We forgot. The idea of a valentines date is to actually have a date. Our apologies to all the loners out there or might we say freedom lovers. Getting a date is a long and expensive process. So getting at it, at least, a month before ‘the day’ is advisable.

Step 3: Select a location inside a location

The religious sites of Nepal are no less than a fancy restaurant. There will be other couples that you might bump into, so avoid the awkward moment of exchanging eye contacts with other's partners by selecting a ‘safe’ spot to date. What Nepalese couple do is they select a secluded spot and hope none of their relatives find them exchanging Romeo Juliet conversations. Ironically, Nepalese do love a bit of privacy.

Step 4: The do’s and don'ts

No public display of affection! Might we remind you that you are on a public site, mostly a religious one. Be mindful of people around you since in Nepalese society, romanticism in public is severely frowned upon. So if you don’t want people to stare at you while you are having those sweet exchanges of love, limit the coziness to your bedrooms. Instead, let the lovely conversations take over.

And if you argue that the erotic carvings in public temple walls and pillars may seem contradictory to conservative beliefs, stop it right there! Don’t even think about it. Don’t anger the gods.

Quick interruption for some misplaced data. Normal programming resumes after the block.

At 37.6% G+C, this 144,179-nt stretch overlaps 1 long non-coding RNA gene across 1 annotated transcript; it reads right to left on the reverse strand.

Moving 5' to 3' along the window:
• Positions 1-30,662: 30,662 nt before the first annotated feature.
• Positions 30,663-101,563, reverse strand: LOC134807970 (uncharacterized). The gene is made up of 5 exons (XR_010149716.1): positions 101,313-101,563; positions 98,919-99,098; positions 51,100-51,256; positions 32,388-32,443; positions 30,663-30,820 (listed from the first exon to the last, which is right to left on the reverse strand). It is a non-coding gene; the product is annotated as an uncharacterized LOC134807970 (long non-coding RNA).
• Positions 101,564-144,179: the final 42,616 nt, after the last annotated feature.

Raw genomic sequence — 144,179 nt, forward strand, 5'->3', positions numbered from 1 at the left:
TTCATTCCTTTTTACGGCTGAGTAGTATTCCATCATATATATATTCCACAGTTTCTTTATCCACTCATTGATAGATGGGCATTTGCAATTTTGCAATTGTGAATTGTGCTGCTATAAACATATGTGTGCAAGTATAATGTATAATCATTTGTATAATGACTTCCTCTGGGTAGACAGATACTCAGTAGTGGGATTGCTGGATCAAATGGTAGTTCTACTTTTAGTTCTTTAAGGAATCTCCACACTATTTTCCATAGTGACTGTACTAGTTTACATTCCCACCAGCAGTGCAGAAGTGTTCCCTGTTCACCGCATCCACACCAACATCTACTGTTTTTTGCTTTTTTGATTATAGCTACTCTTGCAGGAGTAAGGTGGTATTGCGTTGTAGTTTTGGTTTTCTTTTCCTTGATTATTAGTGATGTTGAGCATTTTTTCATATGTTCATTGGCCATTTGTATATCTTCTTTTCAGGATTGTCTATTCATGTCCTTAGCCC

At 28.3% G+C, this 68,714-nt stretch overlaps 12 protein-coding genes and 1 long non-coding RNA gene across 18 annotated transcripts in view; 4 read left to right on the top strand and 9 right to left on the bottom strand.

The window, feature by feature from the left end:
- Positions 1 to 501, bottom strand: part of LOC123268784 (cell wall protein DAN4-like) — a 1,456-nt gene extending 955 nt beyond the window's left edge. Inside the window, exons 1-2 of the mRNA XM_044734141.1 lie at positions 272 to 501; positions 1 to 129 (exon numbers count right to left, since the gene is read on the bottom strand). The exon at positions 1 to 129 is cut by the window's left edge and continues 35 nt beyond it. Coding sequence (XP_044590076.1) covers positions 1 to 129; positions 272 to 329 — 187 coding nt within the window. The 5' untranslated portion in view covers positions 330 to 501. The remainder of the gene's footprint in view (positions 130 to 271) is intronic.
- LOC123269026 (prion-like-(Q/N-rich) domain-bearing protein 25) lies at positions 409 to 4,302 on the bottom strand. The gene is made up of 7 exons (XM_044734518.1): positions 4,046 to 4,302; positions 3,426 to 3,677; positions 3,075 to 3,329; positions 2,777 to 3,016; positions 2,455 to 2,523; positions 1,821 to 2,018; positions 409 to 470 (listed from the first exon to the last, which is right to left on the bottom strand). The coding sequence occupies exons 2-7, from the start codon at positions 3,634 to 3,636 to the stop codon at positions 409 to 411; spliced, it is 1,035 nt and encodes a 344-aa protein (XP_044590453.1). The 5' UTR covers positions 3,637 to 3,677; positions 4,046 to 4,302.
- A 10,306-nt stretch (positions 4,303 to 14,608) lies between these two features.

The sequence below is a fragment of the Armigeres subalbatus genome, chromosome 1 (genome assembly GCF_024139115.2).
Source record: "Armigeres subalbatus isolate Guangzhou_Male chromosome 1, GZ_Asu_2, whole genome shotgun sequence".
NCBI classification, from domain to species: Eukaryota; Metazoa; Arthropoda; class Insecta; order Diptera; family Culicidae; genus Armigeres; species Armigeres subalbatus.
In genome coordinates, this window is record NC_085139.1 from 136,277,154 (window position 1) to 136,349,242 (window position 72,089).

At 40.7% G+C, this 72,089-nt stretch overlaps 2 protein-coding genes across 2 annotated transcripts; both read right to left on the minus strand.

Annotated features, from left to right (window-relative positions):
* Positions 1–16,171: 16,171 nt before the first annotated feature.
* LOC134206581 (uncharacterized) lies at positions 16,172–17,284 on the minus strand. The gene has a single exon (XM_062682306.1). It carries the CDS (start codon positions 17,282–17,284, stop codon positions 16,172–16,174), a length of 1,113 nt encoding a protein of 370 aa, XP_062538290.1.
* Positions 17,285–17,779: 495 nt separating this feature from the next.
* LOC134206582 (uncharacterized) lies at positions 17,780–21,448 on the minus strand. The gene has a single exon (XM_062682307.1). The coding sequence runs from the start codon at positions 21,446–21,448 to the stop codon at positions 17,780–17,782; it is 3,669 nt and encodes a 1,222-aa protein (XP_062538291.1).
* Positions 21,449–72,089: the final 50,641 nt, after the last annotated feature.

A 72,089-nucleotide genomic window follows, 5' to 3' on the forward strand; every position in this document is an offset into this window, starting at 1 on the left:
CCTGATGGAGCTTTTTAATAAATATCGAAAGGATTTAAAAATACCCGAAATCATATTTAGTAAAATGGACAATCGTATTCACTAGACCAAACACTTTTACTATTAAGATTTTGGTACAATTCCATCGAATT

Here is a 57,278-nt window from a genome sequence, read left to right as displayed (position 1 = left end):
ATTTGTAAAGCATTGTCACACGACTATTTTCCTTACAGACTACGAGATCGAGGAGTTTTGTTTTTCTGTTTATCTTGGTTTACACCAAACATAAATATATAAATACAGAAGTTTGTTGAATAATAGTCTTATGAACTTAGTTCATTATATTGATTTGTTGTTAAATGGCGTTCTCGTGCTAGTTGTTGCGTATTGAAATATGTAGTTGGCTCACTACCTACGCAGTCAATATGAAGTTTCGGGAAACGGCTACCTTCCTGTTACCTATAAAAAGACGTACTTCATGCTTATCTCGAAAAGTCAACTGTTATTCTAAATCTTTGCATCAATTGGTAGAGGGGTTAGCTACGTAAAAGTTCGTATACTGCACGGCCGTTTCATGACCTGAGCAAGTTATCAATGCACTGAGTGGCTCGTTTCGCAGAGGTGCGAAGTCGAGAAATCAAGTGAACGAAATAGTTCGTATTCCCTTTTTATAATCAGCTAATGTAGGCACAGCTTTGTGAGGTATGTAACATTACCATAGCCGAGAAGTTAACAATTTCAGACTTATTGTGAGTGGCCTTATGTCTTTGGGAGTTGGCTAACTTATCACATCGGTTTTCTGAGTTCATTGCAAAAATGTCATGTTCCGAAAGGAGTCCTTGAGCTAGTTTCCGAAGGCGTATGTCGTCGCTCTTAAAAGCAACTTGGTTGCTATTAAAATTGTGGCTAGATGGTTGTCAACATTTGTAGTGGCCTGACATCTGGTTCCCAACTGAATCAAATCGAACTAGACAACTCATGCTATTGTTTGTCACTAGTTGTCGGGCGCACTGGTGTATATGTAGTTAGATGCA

Do surrender yourselves to soulful conversations and shoulder dashings. Talk about what they ate for their breakfast/ lunch, things you did the day before etc. Slowly get in the groove and loosen up whoever is the shy one. And if you aren’t shy, you are not doing it like the locals!

Get yourselves local food to eat. The local junk street food vendors are the popular choice. Chana chatpats (spicy chickpeas), pani puris are some of the favorites to munch on. Pick your choice and back again to the romantic conversations, “How does your spicy chickpea taste?”

Step 5: Remember the time factor

If you really want to do it like the locals always remember the time constraint. Let’s look at this through the Nepalese side of things. You and your boyfriend are in a park/ temple (assume you are a girl). What will your parents think if you are not home before night falls? Answer: You have been abducted, or you met with an accident or worse, you were with your boyfriend sharing romantic moments. So, Nepalese girls rush to get home on time so that no questions will have to be answered. For the guys, no problems whatsoever, as is in most scenarios in Nepal.

So, if you want to date like the Nepalese people, end your romantic rendezvous well before the sun starts to set.

Step 6: The post-date

Nepalese do not generally drop off their loved ones right at the doorsteps of their homes. Typically, guys drop off the girls just before they reach familiar neighbourhood of the girls. Nepalese parents usually do not know their sons and daughters are in a relationship and there will usually be severe repercussions if they do find out. The guys call the girls to ensure they are safely home and stretch the romantic conversations further-“What did you have for dinner?”.